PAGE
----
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Indonesian soldiers deploy prior to a visit by U.S. President George W. Bush Monday, in Bogor, Indonesia. ((Ed Wray/AP))

U.S. President W. George Bush refused to commit to the withdrawal of U.S. forces from Iraq during his brief visitto Indonesia on Monday amid extremely tight security.

Bush shrugged off large demonstrations that greeted his arrival in the world's most populous Muslim nation,callingthem a sign of a healthy democracy.

"I applaud a society where people are free to express their opinion," Bush said of the protests during a meeting with Indonesian President Susilo Bambang Yudhoyono.

Bush said he is awaiting recommendations from the military and hasn't decided yet on whether to send more U.S.soldiers to Iraq or to begin bringing them home.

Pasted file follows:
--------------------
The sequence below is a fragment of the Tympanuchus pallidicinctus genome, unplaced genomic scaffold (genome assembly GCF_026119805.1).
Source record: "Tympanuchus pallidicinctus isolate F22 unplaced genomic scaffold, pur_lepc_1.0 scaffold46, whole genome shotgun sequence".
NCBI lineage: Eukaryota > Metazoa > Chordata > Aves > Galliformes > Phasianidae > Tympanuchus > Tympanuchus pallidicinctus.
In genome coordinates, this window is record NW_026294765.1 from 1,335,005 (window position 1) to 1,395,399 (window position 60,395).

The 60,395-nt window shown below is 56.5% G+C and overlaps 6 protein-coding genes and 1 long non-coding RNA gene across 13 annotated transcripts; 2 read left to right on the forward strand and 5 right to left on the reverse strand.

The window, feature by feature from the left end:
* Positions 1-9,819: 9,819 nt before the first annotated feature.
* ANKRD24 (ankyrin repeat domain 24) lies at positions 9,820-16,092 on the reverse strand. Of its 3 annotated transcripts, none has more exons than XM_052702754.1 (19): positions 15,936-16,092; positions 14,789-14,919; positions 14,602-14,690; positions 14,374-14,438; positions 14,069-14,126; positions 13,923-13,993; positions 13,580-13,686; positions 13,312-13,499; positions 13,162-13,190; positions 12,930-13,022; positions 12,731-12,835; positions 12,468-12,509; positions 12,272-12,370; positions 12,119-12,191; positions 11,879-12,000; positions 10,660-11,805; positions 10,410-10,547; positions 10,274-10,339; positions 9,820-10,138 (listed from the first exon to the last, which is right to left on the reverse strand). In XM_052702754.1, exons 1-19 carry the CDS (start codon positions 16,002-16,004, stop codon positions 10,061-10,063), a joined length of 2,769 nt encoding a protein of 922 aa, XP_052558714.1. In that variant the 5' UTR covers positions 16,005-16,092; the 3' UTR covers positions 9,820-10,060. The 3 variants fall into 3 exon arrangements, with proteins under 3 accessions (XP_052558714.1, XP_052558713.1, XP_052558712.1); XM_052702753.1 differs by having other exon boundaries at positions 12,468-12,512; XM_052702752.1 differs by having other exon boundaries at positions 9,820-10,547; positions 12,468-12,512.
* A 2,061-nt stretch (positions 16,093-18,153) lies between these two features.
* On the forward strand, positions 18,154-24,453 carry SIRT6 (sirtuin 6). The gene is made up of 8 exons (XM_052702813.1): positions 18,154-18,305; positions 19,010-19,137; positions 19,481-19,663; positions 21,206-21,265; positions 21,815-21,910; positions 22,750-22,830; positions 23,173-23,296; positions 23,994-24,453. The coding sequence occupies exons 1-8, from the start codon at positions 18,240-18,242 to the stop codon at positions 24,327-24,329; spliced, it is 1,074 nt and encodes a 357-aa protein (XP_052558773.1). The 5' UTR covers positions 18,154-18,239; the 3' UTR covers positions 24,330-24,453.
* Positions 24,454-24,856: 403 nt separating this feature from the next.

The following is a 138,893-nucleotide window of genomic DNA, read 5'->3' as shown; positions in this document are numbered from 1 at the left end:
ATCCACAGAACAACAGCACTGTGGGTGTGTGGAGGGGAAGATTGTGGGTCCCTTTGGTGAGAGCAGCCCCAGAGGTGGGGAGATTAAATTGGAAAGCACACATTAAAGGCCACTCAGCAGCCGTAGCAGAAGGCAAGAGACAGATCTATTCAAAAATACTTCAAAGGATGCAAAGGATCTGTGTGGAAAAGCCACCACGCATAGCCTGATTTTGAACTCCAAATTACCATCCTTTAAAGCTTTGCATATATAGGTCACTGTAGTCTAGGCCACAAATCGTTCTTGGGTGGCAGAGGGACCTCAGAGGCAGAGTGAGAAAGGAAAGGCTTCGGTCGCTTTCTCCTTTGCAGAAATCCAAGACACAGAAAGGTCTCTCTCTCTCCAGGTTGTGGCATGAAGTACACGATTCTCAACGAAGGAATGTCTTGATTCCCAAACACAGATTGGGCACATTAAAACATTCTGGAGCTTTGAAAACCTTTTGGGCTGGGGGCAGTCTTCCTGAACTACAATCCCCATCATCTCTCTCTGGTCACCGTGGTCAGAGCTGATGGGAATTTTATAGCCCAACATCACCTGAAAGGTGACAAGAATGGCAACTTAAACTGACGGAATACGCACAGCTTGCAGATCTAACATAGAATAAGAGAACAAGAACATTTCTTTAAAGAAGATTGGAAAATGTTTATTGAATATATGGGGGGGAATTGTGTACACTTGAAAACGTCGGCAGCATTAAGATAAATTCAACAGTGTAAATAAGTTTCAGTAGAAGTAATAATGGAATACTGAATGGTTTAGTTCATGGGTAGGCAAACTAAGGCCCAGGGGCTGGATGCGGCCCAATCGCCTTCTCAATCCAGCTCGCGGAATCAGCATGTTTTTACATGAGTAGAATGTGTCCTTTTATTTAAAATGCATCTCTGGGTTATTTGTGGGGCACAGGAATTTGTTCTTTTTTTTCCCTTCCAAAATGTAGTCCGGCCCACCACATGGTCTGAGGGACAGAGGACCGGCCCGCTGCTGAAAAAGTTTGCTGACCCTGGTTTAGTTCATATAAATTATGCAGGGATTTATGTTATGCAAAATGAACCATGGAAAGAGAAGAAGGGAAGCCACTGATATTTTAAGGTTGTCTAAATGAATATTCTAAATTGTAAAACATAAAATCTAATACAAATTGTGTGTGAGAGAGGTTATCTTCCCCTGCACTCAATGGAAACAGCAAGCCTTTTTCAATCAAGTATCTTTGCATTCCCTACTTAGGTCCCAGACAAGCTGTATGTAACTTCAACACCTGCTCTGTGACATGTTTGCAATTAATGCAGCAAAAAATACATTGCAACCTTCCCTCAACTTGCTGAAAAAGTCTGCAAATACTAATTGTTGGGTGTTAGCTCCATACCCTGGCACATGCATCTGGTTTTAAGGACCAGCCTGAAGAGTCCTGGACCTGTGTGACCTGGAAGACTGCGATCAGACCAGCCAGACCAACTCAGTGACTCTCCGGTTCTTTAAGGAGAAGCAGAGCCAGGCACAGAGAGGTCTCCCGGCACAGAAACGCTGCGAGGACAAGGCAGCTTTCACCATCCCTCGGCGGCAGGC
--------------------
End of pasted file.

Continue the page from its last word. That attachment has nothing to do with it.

More than 18,000rifle-carryingtroops have been deployed in Bogor, on the outskirts of Jakarta, where Bush will spend his entire six-hour visit at a presidential retreat.

The two leaders said they discussed Iraq and broader Middle East issues, nuclear programs in Iran and North Korea, ways of combating avian flu, and educational issues. Bush will also be honoured with a state dinner.

Anger over Iraq war

Bush's war policy is immensely unpopular in Indonesia, where there have been anti-Bush protests staged by everyone from students to housewives and taxi drivers every day this month in anticipation of his arrival.

Thousands of rowdy protesters packed the streets of Bogoron Monday as hundreds of students attemptedto shut down American restaurants.

Bogor's police chief said authorities are investigating a report that a man wearing a suicide bomb vest will try to infiltrate the protests.

With files from the Associated Press